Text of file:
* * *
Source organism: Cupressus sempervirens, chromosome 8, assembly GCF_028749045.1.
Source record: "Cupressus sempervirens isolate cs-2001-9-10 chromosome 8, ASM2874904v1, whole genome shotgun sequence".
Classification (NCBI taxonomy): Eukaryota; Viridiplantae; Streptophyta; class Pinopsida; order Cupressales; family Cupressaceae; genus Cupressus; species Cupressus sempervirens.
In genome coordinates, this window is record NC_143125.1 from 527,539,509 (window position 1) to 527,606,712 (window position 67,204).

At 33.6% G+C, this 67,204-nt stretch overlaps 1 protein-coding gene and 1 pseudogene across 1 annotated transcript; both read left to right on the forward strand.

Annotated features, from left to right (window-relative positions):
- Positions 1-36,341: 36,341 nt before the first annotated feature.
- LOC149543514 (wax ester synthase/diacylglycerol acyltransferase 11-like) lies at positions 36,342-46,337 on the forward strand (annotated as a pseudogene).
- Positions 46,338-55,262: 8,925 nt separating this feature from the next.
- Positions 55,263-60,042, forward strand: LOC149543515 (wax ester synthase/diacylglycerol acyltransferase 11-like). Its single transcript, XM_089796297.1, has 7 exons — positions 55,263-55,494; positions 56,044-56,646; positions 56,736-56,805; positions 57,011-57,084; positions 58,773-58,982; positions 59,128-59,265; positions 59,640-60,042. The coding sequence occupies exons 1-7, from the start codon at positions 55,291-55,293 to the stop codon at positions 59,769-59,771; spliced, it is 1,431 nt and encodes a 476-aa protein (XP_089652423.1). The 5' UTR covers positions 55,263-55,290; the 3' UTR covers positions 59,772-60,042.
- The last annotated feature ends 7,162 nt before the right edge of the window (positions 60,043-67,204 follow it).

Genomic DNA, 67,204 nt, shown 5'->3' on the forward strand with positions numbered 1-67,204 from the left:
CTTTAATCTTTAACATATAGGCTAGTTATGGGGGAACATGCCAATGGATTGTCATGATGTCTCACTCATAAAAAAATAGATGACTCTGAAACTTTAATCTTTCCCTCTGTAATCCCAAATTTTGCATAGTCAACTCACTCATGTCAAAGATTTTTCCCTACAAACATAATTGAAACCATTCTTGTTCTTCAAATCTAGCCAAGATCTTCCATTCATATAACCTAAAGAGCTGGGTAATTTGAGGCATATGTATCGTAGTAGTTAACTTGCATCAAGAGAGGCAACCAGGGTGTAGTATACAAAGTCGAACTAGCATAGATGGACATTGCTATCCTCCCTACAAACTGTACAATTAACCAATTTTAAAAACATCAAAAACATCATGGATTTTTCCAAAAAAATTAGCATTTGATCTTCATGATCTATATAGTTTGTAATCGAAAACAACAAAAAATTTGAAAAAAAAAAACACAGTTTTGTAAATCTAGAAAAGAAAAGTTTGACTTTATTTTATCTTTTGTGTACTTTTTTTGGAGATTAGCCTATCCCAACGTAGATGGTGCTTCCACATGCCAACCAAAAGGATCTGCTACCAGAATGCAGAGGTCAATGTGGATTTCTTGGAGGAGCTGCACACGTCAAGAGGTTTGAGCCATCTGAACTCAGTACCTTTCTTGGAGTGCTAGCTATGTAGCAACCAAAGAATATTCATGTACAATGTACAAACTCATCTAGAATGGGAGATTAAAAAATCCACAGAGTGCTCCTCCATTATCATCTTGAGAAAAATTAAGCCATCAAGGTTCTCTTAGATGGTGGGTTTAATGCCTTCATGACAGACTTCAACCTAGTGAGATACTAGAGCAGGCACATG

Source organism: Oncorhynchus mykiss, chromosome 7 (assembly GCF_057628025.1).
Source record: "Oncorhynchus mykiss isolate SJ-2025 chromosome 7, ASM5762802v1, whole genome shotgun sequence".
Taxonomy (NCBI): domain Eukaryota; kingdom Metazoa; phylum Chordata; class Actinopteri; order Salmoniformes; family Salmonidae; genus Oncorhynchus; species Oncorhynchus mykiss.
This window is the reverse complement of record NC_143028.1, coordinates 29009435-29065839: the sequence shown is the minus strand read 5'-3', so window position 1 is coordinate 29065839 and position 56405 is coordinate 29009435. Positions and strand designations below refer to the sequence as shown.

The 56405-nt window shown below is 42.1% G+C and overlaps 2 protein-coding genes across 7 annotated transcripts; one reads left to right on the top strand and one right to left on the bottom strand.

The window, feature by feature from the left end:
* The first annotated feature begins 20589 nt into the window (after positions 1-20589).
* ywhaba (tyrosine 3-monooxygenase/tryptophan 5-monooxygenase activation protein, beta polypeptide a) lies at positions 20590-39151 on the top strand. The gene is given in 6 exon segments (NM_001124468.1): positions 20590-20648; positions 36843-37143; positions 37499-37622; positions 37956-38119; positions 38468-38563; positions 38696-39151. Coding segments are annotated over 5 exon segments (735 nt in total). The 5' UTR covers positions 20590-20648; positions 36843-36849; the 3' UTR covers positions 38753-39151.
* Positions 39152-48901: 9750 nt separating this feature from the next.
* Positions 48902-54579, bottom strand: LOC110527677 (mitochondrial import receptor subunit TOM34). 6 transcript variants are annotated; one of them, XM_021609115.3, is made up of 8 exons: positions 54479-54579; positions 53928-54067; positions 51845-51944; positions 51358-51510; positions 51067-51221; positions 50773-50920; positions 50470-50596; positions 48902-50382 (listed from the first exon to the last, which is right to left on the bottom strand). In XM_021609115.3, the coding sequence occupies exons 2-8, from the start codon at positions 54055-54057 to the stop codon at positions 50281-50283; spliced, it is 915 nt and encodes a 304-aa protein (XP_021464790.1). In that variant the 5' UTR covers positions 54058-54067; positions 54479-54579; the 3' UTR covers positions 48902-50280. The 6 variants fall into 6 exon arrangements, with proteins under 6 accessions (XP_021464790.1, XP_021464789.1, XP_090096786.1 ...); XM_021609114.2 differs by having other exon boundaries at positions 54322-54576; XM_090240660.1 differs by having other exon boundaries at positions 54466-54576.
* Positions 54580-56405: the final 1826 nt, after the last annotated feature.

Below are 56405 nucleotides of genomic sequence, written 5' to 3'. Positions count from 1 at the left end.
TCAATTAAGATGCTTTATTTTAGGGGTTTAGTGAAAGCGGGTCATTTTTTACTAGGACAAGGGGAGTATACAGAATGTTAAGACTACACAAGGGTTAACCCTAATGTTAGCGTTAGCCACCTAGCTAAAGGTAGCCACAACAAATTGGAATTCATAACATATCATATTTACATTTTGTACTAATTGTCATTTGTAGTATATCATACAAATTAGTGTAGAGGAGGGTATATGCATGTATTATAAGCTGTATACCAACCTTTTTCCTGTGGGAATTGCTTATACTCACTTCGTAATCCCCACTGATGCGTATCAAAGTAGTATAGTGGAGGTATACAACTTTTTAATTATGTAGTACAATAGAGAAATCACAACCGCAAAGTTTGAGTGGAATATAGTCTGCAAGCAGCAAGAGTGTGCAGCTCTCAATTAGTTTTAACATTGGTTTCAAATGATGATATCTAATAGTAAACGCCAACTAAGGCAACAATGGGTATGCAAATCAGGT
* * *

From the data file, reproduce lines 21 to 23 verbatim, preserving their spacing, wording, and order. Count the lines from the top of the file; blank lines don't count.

* ywhaba (tyrosine 3-monooxygenase/tryptophan 5-monooxygenase activation protein, beta polypeptide a) lies at positions 20590-39151 on the top strand. The gene is given in 6 exon segments (NM_001124468.1): positions 20590-20648; positions 36843-37143; positions 37499-37622; positions 37956-38119; positions 38468-38563; positions 38696-39151. Coding segments are annotated over 5 exon segments (735 nt in total). The 5' UTR covers positions 20590-20648; positions 36843-36849; the 3' UTR covers positions 38753-39151.
* Positions 39152-48901: 9750 nt separating this feature from the next.
* Positions 48902-54579, bottom strand: LOC110527677 (mitochondrial import receptor subunit TOM34). 6 transcript variants are annotated; one of them, XM_021609115.3, is made up of 8 exons: positions 54479-54579; positions 53928-54067; positions 51845-51944; positions 51358-51510; positions 51067-51221; positions 50773-50920; positions 50470-50596; positions 48902-50382 (listed from the first exon to the last, which is right to left on the bottom strand). In XM_021609115.3, the coding sequence occupies exons 2-8, from the start codon at positions 54055-54057 to the stop codon at positions 50281-50283; spliced, it is 915 nt and encodes a 304-aa protein (XP_021464790.1). In that variant the 5' UTR covers positions 54058-54067; positions 54479-54579; the 3' UTR covers positions 48902-50280. The 6 variants fall into 6 exon arrangements, with proteins under 6 accessions (XP_021464790.1, XP_021464789.1, XP_090096786.1 ...); XM_021609114.2 differs by having other exon boundaries at positions 54322-54576; XM_090240660.1 differs by having other exon boundaries at positions 54466-54576.